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Dr. Seuss Day enjoyed by all

INDEPENDENCE -- "Te gustarian en un caseron? Te gustarian con un raton?" You might not understand Spanish.


Henry Hill fifth-grader Tyler Huggins (left) listens as teacher Barbara Redinger reads “Happy Birthday to You” as part of the school’s Dr. Seuss Day activities.

INDEPENDENCE -- "Te gustarian en un caseron? Te gustarian con un raton?"

You might not understand Spanish.

But had you eavesdropped on Central High senior Alberto Gomez as he read those words to a dozen or so Henry Hill Elementary School kindergartners last week, there's little doubt you could have mistaken the familiar rhyme pattern of "Green Eggs and Ham."

"No me gusta nada Juan Ramon. No me gustan nada huevos verdes con jamon!" Gomez continued, as his audience, children in the English development program, giggled.

Schools and libraries across the United States on March 2 celebrated Dr. Seuss' 106th birthday as part of Read Across America Day.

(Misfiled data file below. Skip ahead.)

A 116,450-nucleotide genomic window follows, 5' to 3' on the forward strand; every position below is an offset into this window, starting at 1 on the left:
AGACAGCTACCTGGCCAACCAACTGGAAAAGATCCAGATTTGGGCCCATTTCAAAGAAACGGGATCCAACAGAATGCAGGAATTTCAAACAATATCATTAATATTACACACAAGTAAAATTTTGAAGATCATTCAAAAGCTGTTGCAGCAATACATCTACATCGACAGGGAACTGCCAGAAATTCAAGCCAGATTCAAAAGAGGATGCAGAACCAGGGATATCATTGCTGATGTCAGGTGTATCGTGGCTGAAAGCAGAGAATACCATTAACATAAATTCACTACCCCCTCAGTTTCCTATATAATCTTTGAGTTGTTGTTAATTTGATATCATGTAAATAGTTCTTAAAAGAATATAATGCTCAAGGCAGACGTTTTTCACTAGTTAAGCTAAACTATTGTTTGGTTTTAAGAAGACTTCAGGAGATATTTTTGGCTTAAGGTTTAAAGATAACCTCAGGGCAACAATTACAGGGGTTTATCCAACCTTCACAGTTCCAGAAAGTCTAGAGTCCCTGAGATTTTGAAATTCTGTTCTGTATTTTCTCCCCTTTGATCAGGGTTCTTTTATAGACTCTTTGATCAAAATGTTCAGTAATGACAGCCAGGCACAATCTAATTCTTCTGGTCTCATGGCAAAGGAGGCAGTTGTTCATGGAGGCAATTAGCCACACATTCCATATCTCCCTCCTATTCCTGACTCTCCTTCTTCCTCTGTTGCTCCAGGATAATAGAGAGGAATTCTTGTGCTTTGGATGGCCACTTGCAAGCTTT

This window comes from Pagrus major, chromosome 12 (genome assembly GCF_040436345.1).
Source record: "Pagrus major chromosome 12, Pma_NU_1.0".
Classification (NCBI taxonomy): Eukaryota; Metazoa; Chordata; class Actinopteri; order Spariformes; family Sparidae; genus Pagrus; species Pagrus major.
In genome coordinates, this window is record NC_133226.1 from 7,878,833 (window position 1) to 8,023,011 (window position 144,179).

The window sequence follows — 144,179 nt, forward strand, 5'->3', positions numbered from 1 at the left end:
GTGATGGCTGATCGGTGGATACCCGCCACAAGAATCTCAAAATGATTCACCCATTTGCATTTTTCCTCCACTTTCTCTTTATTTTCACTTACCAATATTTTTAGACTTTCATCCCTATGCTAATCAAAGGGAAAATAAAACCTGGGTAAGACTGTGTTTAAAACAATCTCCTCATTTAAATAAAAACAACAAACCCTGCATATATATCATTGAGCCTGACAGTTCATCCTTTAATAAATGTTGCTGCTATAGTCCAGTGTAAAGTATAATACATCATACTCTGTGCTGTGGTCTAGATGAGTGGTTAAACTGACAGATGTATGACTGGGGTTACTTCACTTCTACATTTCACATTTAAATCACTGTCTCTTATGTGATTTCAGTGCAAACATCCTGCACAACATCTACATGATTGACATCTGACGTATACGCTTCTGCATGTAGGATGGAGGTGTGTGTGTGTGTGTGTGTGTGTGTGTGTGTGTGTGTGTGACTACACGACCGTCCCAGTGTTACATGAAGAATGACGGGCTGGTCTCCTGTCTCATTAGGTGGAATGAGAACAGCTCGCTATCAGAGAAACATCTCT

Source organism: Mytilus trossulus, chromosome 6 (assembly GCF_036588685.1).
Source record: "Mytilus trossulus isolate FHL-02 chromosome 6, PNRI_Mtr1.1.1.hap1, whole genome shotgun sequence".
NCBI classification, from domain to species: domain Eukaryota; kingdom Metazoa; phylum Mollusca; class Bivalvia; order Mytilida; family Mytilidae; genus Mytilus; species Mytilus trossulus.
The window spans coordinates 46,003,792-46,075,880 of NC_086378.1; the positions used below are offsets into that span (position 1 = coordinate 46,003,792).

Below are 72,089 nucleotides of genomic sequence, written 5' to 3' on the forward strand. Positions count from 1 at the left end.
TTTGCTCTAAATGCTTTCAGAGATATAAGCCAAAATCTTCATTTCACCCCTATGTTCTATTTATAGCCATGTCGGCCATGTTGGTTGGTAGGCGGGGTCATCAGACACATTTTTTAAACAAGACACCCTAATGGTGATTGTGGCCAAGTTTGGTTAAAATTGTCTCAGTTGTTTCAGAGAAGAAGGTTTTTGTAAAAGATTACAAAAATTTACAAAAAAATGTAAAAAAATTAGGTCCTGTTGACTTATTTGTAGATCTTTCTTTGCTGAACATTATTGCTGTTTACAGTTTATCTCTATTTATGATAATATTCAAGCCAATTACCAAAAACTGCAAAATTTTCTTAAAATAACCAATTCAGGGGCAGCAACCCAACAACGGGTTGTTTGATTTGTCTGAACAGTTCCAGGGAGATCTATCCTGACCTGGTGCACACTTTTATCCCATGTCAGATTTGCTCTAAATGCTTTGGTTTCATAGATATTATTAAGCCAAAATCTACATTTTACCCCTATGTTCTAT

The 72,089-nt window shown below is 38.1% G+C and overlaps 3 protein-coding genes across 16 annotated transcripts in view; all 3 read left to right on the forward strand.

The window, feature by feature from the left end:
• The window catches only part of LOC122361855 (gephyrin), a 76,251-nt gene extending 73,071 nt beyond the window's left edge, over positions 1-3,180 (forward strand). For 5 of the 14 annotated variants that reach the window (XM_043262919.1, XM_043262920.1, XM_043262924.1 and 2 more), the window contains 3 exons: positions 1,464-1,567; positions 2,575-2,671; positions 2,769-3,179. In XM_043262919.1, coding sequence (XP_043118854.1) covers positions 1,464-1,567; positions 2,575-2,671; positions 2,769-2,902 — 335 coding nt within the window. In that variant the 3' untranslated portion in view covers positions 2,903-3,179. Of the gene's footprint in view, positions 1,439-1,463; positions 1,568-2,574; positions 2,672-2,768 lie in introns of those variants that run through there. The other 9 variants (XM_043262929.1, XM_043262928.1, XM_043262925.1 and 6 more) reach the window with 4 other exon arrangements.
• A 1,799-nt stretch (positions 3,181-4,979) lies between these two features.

At Henry Hill, from morning until the final bell, youngsters were treated to readings of "Horton Hears a Who," "The Cat in the Hat," and other classics by the late Theodor Seuss Geisel.

Teachers read in each of their respective classrooms, while 24 Central High School students took turns entertaining and reading to groups in the library.

Gomez said he remembered the annual celebration -- in which students were, and still are, allowed to come to class in pajamas -- when he attended Henry Hill.

"That was something we all looked forward to as little kids," he said.

Getting the teens over to the school to read to their younger peers was coordinated by Luis Miguel-Rodrigues, Central High's student body president and another Henry Hill alumni.

"I think it just helps some of the students here, who don't have older siblings or relatives who go to the high school," said Miguel-Rodrigues.

There were more than a few teachers and Henry Hill employees who wore Dr. Seuss T-shirts. Some took it a little further.

Barbara Redinger, a special education teacher dressed in all black, donned big, white gloves and a tall red-and-white striped hat, a la the Cat in the Hat.

"Dr. Seuss books are leveled for kids," she said. "No matter what reading level they're at, they can pick up a book and enjoy it."


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